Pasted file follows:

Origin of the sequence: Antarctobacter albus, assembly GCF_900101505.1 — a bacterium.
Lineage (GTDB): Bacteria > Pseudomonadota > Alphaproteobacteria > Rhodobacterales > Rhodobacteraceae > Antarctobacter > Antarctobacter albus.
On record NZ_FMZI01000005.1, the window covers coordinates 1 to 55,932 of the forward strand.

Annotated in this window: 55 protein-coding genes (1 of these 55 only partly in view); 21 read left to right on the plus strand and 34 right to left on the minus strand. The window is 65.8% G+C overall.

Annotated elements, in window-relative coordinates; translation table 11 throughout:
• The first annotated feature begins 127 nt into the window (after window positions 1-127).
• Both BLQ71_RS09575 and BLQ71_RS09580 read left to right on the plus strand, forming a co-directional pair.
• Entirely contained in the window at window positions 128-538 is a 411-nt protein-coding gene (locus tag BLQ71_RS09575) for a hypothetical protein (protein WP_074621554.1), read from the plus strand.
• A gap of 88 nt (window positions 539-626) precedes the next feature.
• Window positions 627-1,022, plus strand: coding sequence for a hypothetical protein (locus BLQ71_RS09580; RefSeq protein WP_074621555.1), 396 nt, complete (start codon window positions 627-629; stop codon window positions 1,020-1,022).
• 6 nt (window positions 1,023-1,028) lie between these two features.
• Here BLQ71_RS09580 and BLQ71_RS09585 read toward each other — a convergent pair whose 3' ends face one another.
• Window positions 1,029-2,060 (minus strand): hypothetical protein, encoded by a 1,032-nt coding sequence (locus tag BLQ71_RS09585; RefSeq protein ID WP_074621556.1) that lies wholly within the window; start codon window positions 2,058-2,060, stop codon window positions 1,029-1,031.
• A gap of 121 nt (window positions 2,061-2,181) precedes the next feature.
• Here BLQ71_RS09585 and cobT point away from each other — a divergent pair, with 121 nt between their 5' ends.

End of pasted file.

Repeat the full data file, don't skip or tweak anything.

Origin of the sequence: Antarctobacter albus, assembly GCF_900101505.1 — a bacterium.
Lineage (GTDB): Bacteria > Pseudomonadota > Alphaproteobacteria > Rhodobacterales > Rhodobacteraceae > Antarctobacter > Antarctobacter albus.
On record NZ_FMZI01000005.1, the window covers coordinates 1 to 55,932 of the forward strand.

Annotated in this window: 55 protein-coding genes (1 of these 55 only partly in view); 21 read left to right on the plus strand and 34 right to left on the minus strand. The window is 65.8% G+C overall.

Annotated elements, in window-relative coordinates; translation table 11 throughout:
• The first annotated feature begins 127 nt into the window (after window positions 1-127).
• Both BLQ71_RS09575 and BLQ71_RS09580 read left to right on the plus strand, forming a co-directional pair.
• Entirely contained in the window at window positions 128-538 is a 411-nt protein-coding gene (locus tag BLQ71_RS09575) for a hypothetical protein (protein WP_074621554.1), read from the plus strand.
• A gap of 88 nt (window positions 539-626) precedes the next feature.
• Window positions 627-1,022, plus strand: coding sequence for a hypothetical protein (locus BLQ71_RS09580; RefSeq protein WP_074621555.1), 396 nt, complete (start codon window positions 627-629; stop codon window positions 1,020-1,022).
• 6 nt (window positions 1,023-1,028) lie between these two features.
• Here BLQ71_RS09580 and BLQ71_RS09585 read toward each other — a convergent pair whose 3' ends face one another.
• Window positions 1,029-2,060 (minus strand): hypothetical protein, encoded by a 1,032-nt coding sequence (locus tag BLQ71_RS09585; RefSeq protein ID WP_074621556.1) that lies wholly within the window; start codon window positions 2,058-2,060, stop codon window positions 1,029-1,031.
• A gap of 121 nt (window positions 2,061-2,181) precedes the next feature.
• Here BLQ71_RS09585 and cobT point away from each other — a divergent pair, with 121 nt between their 5' ends.